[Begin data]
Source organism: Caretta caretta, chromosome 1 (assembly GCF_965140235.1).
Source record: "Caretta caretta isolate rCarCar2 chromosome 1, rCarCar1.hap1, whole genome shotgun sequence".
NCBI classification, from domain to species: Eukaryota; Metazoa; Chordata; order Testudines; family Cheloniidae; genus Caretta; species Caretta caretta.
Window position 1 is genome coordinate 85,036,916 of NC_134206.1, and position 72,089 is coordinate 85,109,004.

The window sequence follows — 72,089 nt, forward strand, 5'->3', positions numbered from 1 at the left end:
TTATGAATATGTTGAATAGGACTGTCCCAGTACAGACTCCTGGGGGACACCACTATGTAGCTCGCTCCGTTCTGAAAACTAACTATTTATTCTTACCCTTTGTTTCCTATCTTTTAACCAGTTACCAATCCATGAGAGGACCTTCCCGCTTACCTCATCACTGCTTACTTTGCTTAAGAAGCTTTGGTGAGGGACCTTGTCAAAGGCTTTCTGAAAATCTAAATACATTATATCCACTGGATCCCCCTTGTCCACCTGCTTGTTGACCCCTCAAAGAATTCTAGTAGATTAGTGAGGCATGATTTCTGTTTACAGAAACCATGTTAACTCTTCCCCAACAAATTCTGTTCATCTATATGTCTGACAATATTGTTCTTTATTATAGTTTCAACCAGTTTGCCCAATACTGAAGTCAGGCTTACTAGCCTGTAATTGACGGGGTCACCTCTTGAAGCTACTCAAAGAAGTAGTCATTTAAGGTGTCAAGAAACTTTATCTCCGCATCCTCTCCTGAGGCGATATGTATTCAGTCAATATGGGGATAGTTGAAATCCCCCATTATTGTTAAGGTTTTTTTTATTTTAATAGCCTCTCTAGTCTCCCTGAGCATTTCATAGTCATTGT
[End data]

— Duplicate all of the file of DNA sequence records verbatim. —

Source organism: Caretta caretta, chromosome 1 (assembly GCF_965140235.1).
Source record: "Caretta caretta isolate rCarCar2 chromosome 1, rCarCar1.hap1, whole genome shotgun sequence".
NCBI classification, from domain to species: Eukaryota; Metazoa; Chordata; order Testudines; family Cheloniidae; genus Caretta; species Caretta caretta.
Window position 1 is genome coordinate 85,036,916 of NC_134206.1, and position 72,089 is coordinate 85,109,004.

The window sequence follows — 72,089 nt, forward strand, 5'->3', positions numbered from 1 at the left end:
TTATGAATATGTTGAATAGGACTGTCCCAGTACAGACTCCTGGGGGACACCACTATGTAGCTCGCTCCGTTCTGAAAACTAACTATTTATTCTTACCCTTTGTTTCCTATCTTTTAACCAGTTACCAATCCATGAGAGGACCTTCCCGCTTACCTCATCACTGCTTACTTTGCTTAAGAAGCTTTGGTGAGGGACCTTGTCAAAGGCTTTCTGAAAATCTAAATACATTATATCCACTGGATCCCCCTTGTCCACCTGCTTGTTGACCCCTCAAAGAATTCTAGTAGATTAGTGAGGCATGATTTCTGTTTACAGAAACCATGTTAACTCTTCCCCAACAAATTCTGTTCATCTATATGTCTGACAATATTGTTCTTTATTATAGTTTCAACCAGTTTGCCCAATACTGAAGTCAGGCTTACTAGCCTGTAATTGACGGGGTCACCTCTTGAAGCTACTCAAAGAAGTAGTCATTTAAGGTGTCAAGAAACTTTATCTCCGCATCCTCTCCTGAGGCGATATGTATTCAGTCAATATGGGGATAGTTGAAATCCCCCATTATTGTTAAGGTTTTTTTTATTTTAATAGCCTCTCTAGTCTCCCTGAGCATTTCATAGTCATTGT